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ARS Home » Southeast Area » Florence, South Carolina » Coastal Plain Soil, Water and Plant Conservation Research » Research » Publications at this Location » Publication #355184

Research Project: Improvement of Soil Management Practices and Manure Treatment/Handling Systems of the Southern Coastal Plain

Location: Coastal Plain Soil, Water and Plant Conservation Research

Title: A rapid-test for screening biochar effects on seed germination

Author
item Olszyk, David - ENVIRONMENTAL PROTECTION AGENCY (EPA)
item Shiroyama, Tamotsu - ENVIRONMENTAL PROTECTION AGENCY (EPA)
item Novak, Jeffrey - Jeff
item Johnson, Mark - ENVIRONMENTAL PROTECTION AGENCY (EPA)

Submitted to: Communications in Soil Science and Plant Analysis
Publication Type: Peer Reviewed Journal
Publication Acceptance Date: 6/22/2018
Publication Date: 7/11/2018
Citation: Olszyk, D.M., Shiroyama, T., Novak, J.M., Johnson, M.G. 2018. A rapid-test for screening biochar effects on seed germination. Communications in Soil Science and Plant Analysis. https://doi.org/10.1080/00103624.2018.1495726.
DOI: https://doi.org/10.1080/00103624.2018.1495726

Interpretive Summary: In soils that are degraded, biochar is being evaluated as an amendment to improve their fertility and increase crop yields. Unfortunately, there are few rapid tests to determine the effects of biochar on soil and associated plant responses. Seed germination is a critical parameter for plant establishment and may be a rapid indicator of biochar effects. Since evaluating biochars for their potential soil fertility improvement is time-consuming, we developed a rapid (2-weeks) tool using seed germination procedures to screen for effects of biochar on seed germination and soil characteristics. We also examined whether their were any beneficial or detrimental impacts of biochar on soil fertility characteristics such as pH, electrical conductivity (EC) and phoshorus (P). Our research demonstrated that the biochars had few negative effects on seed germination, but increased shoot dry weight for carrot, lettuce, oat and tomato; primarily with biochars produced from poultry litter. The test detected increased soil pH and EC, especially with biochar produced from poultry litter and swine solids, and the response varied with plant species. The test provided an indicator that biochar increased P, especially with the poultry litter and swine solids with very little difference among species. Our technique can be completed in a small space under controlled conditions to reduce environmental variability, and indicate biochar impacts on soil characteristics after a relatively brief period of time. We conclude that since the new technique is flexible, it could be adapted for evaluating other soil-based stressors using a limited amount of soil and contaminant.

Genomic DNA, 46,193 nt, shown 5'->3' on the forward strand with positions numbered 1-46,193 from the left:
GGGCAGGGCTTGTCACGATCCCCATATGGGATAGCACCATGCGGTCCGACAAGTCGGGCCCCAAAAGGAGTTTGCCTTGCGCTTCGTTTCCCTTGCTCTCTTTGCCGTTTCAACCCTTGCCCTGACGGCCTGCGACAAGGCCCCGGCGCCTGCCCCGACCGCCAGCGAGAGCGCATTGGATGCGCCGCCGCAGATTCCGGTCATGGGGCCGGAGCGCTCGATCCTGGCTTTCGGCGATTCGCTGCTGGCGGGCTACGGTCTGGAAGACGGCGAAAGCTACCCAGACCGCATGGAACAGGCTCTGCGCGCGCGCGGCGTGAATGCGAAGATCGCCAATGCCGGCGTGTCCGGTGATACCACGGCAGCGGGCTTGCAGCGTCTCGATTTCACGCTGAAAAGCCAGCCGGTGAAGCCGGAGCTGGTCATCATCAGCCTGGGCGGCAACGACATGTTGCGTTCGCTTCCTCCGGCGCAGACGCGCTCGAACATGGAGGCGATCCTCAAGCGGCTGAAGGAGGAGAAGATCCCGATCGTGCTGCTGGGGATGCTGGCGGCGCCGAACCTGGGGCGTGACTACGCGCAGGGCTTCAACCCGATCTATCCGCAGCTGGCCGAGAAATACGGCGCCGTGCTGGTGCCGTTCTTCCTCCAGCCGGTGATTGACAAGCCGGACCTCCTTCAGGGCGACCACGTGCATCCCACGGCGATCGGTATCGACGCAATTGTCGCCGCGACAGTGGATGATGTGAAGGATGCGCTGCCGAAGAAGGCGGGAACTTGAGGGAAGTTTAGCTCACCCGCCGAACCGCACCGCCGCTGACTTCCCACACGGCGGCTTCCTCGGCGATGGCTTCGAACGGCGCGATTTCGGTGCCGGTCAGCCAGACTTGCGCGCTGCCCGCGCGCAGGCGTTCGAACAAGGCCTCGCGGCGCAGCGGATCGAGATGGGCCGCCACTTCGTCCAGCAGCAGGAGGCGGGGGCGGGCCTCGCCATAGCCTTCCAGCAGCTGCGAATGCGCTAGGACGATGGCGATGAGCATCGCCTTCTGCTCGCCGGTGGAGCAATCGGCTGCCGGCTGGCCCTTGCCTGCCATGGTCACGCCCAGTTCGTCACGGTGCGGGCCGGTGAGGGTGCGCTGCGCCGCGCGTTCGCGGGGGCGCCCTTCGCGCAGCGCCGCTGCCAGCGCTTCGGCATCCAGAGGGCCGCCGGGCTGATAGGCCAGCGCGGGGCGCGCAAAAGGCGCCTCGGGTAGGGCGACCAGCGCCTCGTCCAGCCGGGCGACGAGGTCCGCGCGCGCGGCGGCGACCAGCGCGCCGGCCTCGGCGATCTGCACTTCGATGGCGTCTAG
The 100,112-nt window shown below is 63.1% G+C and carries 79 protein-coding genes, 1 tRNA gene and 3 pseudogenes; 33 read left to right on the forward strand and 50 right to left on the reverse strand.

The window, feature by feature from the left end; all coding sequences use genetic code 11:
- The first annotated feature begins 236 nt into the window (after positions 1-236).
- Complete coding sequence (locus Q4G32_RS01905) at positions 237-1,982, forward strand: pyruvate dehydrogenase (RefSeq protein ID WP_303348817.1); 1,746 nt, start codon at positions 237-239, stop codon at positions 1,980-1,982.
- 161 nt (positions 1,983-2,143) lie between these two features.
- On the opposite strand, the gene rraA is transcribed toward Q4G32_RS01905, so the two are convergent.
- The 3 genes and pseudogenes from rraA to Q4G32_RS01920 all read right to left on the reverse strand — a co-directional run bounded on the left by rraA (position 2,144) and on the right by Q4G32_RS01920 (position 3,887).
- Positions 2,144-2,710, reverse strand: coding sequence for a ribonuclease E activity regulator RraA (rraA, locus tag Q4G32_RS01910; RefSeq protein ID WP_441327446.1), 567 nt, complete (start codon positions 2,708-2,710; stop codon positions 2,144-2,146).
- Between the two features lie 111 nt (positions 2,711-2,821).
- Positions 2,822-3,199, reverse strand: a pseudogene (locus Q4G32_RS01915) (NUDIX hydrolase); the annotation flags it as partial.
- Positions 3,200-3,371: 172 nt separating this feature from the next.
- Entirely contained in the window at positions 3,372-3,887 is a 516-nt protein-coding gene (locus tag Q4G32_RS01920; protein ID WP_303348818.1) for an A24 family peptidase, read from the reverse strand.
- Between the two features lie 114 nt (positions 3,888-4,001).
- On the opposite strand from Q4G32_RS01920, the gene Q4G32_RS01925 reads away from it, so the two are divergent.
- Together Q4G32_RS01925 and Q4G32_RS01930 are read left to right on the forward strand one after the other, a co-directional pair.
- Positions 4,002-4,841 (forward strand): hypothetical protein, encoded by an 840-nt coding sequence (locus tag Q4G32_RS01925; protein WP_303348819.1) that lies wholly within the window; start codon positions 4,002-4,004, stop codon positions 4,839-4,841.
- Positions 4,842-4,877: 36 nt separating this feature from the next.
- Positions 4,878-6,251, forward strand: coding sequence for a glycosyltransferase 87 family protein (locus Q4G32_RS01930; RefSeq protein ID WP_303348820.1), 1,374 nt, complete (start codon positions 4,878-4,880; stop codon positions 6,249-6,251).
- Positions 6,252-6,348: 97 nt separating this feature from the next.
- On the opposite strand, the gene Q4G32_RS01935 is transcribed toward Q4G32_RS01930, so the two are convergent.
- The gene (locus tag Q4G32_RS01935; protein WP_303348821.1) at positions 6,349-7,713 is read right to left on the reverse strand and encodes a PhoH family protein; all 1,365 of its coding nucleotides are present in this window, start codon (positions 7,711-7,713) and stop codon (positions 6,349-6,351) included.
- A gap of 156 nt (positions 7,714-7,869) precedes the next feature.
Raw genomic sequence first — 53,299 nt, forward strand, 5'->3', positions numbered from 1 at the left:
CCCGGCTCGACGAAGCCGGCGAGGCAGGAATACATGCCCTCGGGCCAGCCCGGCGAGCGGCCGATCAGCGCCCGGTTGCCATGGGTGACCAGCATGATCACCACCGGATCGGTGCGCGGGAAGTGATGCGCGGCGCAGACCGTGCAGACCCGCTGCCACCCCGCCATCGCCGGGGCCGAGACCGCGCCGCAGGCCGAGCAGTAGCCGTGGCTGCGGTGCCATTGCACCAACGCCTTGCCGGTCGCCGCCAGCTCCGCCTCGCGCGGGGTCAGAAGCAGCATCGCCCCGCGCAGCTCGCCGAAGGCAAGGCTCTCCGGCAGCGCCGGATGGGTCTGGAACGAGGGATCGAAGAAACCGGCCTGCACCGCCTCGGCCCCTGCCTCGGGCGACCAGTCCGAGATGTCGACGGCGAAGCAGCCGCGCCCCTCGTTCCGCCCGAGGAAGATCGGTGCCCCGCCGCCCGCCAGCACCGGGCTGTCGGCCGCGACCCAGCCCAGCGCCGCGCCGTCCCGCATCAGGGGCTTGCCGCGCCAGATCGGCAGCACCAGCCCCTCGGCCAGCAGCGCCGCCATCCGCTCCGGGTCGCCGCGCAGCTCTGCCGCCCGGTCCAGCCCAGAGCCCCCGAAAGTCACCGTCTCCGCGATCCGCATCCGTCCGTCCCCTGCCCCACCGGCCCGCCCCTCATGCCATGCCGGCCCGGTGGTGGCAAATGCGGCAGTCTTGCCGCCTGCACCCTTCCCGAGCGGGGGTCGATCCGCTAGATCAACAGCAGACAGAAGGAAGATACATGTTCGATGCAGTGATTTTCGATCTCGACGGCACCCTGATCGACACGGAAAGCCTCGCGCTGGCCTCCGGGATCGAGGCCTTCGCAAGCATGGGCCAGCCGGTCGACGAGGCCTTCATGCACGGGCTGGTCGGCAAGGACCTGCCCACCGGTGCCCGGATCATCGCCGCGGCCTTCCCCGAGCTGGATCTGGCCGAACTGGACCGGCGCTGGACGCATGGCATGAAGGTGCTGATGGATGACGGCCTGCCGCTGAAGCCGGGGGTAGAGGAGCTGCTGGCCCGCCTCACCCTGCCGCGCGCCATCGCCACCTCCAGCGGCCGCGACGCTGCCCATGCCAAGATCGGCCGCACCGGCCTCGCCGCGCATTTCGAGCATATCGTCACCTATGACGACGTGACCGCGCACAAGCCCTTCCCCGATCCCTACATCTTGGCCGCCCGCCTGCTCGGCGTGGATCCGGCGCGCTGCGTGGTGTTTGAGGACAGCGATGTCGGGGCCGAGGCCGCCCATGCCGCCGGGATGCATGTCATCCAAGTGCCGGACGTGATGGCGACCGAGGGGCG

Technical Abstract: We developed a rapid-test to screen for effects of biochar on seed germination and soils. Crop seeds were placed in containers and covered with 15 g of soil with 1% biochar by weight. Two agricultural soils from South Carolina USA were used. Eighteen biochars were produced from six primary feedstocks [pine chips (PC), poultry litter (PL), swine solids (SS), switchgrass (SG); and two blends of PC and PL, 50% PC/50% PL (55), and 80% PC/20% PL (82)]. Each feedstock was pyrolyzed at 350, 500 and 700°C. There were few biochar effects on seed germination. Shoot dry weight was increased for carrot, cucumber, lettuce, oat, and tomato; primarily with biochars containing PL. Soil pH, electrical conductivity and extractable phosphorus primarily increased with PL, SS, 55, and 82 treatments for both soil types and across species. This method can be an early indicator of biochar effects on seed germination and soil health.